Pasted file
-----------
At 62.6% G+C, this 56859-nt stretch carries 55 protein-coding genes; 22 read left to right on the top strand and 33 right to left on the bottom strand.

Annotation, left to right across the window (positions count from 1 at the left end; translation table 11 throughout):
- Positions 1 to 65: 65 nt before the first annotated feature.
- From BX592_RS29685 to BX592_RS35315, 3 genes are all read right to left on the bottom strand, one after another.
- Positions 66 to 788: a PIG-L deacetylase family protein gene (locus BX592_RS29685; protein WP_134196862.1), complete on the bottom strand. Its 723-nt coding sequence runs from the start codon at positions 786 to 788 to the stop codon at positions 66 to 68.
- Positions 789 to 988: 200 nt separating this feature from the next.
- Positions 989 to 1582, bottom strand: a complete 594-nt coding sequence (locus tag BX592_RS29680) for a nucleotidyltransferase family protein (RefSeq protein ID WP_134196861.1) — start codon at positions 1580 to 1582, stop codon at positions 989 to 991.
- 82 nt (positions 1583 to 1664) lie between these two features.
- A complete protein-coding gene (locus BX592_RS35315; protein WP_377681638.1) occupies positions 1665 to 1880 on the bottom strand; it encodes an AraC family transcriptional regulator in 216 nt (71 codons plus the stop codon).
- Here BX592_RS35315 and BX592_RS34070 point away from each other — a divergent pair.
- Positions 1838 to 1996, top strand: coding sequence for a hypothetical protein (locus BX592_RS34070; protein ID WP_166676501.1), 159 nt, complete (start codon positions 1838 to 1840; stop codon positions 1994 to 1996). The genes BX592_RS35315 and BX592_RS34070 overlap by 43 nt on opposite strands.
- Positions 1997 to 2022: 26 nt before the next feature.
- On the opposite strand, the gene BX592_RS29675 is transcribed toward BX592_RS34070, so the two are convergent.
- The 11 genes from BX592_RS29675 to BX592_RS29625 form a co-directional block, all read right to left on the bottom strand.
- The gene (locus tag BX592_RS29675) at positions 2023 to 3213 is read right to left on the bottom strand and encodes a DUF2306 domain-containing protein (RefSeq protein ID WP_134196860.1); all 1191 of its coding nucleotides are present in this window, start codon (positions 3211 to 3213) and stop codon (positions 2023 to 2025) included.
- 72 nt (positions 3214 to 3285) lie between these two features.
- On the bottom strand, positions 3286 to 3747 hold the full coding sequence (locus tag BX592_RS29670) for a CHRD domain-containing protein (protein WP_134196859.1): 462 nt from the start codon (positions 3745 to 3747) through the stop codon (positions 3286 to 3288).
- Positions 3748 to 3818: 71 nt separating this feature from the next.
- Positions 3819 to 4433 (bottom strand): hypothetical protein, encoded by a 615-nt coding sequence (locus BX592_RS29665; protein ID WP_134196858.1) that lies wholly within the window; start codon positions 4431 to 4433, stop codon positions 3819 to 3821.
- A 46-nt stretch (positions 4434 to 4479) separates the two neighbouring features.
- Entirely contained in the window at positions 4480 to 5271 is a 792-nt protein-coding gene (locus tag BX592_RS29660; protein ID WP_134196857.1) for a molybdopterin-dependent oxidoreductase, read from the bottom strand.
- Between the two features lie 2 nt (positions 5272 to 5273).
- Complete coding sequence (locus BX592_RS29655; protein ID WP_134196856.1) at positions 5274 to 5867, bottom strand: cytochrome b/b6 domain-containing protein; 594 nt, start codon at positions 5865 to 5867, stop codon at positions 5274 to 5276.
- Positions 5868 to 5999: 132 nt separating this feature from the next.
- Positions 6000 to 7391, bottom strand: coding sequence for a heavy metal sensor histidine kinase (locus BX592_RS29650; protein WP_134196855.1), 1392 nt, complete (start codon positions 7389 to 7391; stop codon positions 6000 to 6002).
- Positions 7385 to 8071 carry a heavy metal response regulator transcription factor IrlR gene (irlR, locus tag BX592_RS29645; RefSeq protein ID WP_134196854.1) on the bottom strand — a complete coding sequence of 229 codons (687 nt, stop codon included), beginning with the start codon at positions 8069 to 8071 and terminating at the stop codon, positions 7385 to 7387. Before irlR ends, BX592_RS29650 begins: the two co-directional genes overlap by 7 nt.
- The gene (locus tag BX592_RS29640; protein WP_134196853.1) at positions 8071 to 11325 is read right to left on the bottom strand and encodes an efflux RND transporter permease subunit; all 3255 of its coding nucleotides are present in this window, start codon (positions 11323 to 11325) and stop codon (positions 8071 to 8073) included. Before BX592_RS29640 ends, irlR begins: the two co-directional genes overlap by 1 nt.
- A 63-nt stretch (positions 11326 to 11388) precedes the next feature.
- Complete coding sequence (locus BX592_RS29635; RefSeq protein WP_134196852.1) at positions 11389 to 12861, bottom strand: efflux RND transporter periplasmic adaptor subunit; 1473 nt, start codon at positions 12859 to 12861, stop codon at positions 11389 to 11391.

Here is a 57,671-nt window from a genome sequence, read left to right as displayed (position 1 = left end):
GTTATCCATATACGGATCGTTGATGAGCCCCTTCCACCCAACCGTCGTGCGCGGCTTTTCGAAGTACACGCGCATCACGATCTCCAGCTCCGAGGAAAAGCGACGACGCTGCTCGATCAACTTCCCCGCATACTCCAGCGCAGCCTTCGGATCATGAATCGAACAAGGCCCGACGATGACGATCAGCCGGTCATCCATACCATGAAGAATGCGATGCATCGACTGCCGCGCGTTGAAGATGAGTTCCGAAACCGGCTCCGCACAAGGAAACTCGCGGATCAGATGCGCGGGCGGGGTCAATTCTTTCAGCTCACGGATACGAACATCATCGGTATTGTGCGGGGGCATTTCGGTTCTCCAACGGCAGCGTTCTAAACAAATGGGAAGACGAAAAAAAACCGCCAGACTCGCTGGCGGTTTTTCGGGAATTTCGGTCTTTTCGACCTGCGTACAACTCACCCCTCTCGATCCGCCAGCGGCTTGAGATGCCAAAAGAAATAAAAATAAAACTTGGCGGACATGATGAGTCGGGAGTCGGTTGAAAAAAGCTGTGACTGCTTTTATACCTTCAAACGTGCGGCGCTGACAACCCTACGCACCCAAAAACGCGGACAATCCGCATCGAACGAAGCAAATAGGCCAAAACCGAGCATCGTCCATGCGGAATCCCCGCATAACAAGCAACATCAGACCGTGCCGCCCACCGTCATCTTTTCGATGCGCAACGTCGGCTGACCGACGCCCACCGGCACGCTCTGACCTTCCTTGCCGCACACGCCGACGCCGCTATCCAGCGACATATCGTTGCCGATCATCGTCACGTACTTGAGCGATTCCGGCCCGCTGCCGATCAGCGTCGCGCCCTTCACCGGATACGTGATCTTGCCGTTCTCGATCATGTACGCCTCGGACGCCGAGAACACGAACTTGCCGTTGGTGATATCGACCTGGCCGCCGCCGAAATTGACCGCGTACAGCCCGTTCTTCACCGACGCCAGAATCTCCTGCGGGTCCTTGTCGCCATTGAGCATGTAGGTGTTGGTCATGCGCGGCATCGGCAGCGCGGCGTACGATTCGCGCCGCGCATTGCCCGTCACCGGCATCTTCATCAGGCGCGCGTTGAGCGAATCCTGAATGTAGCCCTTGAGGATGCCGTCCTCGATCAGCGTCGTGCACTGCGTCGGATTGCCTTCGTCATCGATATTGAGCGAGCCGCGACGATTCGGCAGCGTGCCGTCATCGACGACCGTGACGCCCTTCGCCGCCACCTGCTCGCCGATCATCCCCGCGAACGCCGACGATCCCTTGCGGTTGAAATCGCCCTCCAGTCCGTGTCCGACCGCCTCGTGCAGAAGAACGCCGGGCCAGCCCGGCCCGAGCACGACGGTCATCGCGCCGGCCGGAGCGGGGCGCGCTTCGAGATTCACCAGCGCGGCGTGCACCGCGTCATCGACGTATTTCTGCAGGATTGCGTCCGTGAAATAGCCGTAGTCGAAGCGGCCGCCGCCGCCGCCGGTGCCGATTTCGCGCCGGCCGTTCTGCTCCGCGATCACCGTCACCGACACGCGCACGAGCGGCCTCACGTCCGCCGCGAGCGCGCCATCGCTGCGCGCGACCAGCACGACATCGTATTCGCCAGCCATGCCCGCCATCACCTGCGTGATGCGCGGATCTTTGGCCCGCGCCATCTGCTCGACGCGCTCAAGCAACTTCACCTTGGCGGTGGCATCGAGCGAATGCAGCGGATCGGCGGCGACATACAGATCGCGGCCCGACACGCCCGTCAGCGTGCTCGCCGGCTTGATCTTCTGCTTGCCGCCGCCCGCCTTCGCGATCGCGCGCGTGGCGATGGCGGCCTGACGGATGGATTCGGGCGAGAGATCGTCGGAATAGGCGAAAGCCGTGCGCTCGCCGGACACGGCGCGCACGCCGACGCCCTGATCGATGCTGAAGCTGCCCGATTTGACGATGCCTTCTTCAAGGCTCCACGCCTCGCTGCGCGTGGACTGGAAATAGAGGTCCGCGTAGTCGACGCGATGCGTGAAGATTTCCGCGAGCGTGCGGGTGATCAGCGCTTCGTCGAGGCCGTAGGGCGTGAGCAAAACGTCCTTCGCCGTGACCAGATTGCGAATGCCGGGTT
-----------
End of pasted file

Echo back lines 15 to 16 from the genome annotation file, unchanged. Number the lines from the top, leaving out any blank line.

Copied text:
- The gene (locus tag BX592_RS29675) at positions 2023 to 3213 is read right to left on the bottom strand and encodes a DUF2306 domain-containing protein (RefSeq protein ID WP_134196860.1); all 1191 of its coding nucleotides are present in this window, start codon (positions 3211 to 3213) and stop codon (positions 2023 to 2025) included.
- 72 nt (positions 3214 to 3285) lie between these two features.